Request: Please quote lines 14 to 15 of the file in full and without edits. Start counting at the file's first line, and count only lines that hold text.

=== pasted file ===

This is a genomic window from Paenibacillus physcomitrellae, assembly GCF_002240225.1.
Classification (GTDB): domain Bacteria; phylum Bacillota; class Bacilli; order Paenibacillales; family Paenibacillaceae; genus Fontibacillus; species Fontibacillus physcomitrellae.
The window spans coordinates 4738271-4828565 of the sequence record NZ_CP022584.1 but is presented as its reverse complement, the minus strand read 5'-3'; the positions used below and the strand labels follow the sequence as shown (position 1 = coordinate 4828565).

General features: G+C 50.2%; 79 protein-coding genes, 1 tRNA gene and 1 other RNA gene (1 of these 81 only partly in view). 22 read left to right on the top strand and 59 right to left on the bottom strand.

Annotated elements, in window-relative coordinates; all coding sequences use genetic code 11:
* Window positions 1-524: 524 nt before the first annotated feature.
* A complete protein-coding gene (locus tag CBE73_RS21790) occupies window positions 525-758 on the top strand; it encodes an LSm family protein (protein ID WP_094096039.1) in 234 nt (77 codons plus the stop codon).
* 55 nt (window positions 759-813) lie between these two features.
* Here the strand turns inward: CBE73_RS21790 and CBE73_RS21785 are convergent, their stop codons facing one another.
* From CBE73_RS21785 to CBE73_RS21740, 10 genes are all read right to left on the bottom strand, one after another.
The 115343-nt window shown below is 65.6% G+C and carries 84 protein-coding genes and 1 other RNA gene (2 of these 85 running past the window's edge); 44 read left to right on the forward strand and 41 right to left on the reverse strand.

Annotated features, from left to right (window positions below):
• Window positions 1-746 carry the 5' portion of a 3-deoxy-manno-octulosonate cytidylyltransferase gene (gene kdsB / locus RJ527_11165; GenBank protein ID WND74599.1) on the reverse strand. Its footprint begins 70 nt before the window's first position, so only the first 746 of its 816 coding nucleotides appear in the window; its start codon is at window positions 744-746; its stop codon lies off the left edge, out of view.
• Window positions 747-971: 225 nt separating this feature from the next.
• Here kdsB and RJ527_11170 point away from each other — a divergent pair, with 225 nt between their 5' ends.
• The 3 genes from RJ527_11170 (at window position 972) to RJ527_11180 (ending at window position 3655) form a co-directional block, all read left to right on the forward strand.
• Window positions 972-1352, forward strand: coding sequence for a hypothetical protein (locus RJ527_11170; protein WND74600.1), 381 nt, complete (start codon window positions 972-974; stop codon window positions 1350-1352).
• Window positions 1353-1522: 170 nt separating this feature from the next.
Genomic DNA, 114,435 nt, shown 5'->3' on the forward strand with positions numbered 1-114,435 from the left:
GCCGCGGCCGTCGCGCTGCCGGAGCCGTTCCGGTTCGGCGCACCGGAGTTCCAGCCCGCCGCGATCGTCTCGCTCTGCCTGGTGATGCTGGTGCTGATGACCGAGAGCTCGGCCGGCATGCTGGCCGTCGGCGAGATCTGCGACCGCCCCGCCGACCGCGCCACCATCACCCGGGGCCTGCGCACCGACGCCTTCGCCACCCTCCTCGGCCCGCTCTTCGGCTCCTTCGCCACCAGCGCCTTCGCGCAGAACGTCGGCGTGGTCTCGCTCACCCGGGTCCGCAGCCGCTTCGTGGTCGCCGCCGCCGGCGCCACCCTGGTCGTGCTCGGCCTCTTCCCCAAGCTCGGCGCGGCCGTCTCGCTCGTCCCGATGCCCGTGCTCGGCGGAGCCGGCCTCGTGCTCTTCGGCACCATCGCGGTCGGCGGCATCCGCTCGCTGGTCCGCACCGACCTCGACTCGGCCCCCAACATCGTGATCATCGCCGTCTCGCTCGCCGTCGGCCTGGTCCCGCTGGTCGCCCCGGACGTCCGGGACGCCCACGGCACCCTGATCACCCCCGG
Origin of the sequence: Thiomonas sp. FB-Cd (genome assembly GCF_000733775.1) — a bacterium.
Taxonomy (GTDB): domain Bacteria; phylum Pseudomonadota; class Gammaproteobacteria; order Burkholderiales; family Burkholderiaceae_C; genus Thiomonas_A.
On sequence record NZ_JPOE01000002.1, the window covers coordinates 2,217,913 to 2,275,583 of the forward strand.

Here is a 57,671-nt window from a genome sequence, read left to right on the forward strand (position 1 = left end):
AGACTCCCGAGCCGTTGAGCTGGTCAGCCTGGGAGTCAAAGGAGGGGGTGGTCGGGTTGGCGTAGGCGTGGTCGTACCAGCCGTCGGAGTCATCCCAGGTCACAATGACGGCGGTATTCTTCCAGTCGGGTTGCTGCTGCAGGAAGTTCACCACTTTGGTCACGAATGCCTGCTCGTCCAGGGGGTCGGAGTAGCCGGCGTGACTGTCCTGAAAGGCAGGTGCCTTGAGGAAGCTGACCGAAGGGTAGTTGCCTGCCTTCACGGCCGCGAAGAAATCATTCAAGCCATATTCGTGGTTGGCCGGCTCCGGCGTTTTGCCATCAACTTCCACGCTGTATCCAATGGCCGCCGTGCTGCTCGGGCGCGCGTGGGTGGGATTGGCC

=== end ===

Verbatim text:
• Window positions 747-971: 225 nt separating this feature from the next.
• Here kdsB and RJ527_11170 point away from each other — a divergent pair, with 225 nt between their 5' ends.